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Live from DIALOG – Best Practices in Agile Business Rules Development


Next up was Jerome Boyer presenting the Agile Business Rules Development Methodology, an approach ILOG makes available based on agile methodologies. The methodology has four tracks – Business Process, Data, Business Rules and Architecture. The balance between them varies and all four are built in iterations. ILOG has developed a methodology based on the Rational Unified Process – RUP – and has donated some of this to the Eclipse foundation. In particular it uses the Eclipse Process Framework (check out http://www.eclipse.org/epf). The EPF tool can be downloaded and lets you manage your own best practices as well as download things like OpenUP (lightweight version of RUP) and the Agile Business Rules Development (ABRD) library. The tool can then generate a methodology website.

The ABRD has role definitions, activity definitions, work product definitions etc. These are derived from the OpenUP approach and extended by ILOG to support business rules development. The ABRD has a number of goals:

  • Separate rules out for management
  • Involved business user in ownership
  • Support traceability
  • Link rules to context and motivation
  • Develop rules
  • Develop a domain object model
  • Prepare rule sets for deployment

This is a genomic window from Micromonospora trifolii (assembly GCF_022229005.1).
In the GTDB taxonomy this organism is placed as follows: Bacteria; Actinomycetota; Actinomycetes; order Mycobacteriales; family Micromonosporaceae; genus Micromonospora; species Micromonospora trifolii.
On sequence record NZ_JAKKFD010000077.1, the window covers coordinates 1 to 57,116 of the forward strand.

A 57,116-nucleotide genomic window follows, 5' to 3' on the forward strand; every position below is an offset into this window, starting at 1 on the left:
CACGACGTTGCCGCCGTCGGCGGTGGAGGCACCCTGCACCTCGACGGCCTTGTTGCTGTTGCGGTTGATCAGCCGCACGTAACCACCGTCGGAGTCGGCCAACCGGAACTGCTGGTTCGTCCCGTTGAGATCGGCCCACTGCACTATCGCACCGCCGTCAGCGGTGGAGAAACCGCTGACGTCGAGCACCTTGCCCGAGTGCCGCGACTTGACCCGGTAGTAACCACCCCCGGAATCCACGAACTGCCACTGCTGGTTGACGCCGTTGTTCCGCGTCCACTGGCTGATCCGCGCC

• Support governance process

Business rules modeling is an evolutionary process and is, as I have said before also, a perfect fit for agile values. Jerome walked through an example, making the point that identifying decision points, likely to be implemented as decision services (wiki), is critical. Each decision point is then developed using an iterative approach.

The basic process is iterative and has a number of steps:

  • Discovery
    This is not particularly different from other kinds of discovery (such as requirements discovery as noted here) apart from the focus on decision points.
  • Analysis
    Define a rule schema, determine where the rules must be implemented (a BRMS is key for managing the rules within a decision but other rules might be implemented in processes or database constraints), build a rule project for each decision service, refactor and synch with the data model
  • Authoring
  • Validation
  • Deployment

But not as a sequential approach, as an iterative one with lots of loops and phases. Phases are something like this:

  1. Quick discovery and analysis (less than a week)
  2. Discovery, analysis and authoring (using the tool now). Continuing discovery is critical
  3. Less discovery now and more analysis-authoring-validation to flesh out rules – focused on authoring
  4. Deployment some rules, probably after only 25 days
  5. Enhancement and maintenance